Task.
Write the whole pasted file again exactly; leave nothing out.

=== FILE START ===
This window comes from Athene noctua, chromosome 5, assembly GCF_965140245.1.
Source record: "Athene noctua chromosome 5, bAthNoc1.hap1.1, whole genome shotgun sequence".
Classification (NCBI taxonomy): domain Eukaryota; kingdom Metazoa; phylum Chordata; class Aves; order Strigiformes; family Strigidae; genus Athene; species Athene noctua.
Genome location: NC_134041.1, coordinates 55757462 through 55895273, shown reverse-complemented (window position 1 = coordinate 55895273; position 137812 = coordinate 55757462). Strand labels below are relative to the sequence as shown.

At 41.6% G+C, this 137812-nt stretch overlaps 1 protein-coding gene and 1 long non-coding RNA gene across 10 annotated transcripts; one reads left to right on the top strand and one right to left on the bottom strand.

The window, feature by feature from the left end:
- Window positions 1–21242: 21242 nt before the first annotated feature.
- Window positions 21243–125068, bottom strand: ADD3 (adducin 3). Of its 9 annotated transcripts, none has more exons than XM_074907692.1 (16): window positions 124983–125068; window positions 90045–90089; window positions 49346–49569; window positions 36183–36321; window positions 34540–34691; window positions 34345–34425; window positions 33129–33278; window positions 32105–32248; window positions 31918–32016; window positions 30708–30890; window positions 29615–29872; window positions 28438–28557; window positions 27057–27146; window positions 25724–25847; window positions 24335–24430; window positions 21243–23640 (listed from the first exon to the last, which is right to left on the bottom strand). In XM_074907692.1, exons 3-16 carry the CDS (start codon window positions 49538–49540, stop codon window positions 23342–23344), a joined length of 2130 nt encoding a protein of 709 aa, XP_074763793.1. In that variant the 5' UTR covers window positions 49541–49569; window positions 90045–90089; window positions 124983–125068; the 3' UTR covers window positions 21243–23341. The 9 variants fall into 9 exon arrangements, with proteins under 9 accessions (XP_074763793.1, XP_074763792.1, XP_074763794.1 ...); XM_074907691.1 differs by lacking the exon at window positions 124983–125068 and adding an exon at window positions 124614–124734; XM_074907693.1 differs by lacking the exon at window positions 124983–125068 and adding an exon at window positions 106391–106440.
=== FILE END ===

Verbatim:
This window comes from Athene noctua, chromosome 5, assembly GCF_965140245.1.
Source record: "Athene noctua chromosome 5, bAthNoc1.hap1.1, whole genome shotgun sequence".
Classification (NCBI taxonomy): domain Eukaryota; kingdom Metazoa; phylum Chordata; class Aves; order Strigiformes; family Strigidae; genus Athene; species Athene noctua.
Genome location: NC_134041.1, coordinates 55757462 through 55895273, shown reverse-complemented (window position 1 = coordinate 55895273; position 137812 = coordinate 55757462). Strand labels below are relative to the sequence as shown.

At 41.6% G+C, this 137812-nt stretch overlaps 1 protein-coding gene and 1 long non-coding RNA gene across 10 annotated transcripts; one reads left to right on the top strand and one right to left on the bottom strand.

The window, feature by feature from the left end:
- Window positions 1–21242: 21242 nt before the first annotated feature.
- Window positions 21243–125068, bottom strand: ADD3 (adducin 3). Of its 9 annotated transcripts, none has more exons than XM_074907692.1 (16): window positions 124983–125068; window positions 90045–90089; window positions 49346–49569; window positions 36183–36321; window positions 34540–34691; window positions 34345–34425; window positions 33129–33278; window positions 32105–32248; window positions 31918–32016; window positions 30708–30890; window positions 29615–29872; window positions 28438–28557; window positions 27057–27146; window positions 25724–25847; window positions 24335–24430; window positions 21243–23640 (listed from the first exon to the last, which is right to left on the bottom strand). In XM_074907692.1, exons 3-16 carry the CDS (start codon window positions 49538–49540, stop codon window positions 23342–23344), a joined length of 2130 nt encoding a protein of 709 aa, XP_074763793.1. In that variant the 5' UTR covers window positions 49541–49569; window positions 90045–90089; window positions 124983–125068; the 3' UTR covers window positions 21243–23341. The 9 variants fall into 9 exon arrangements, with proteins under 9 accessions (XP_074763793.1, XP_074763792.1, XP_074763794.1 ...); XM_074907691.1 differs by lacking the exon at window positions 124983–125068 and adding an exon at window positions 124614–124734; XM_074907693.1 differs by lacking the exon at window positions 124983–125068 and adding an exon at window positions 106391–106440.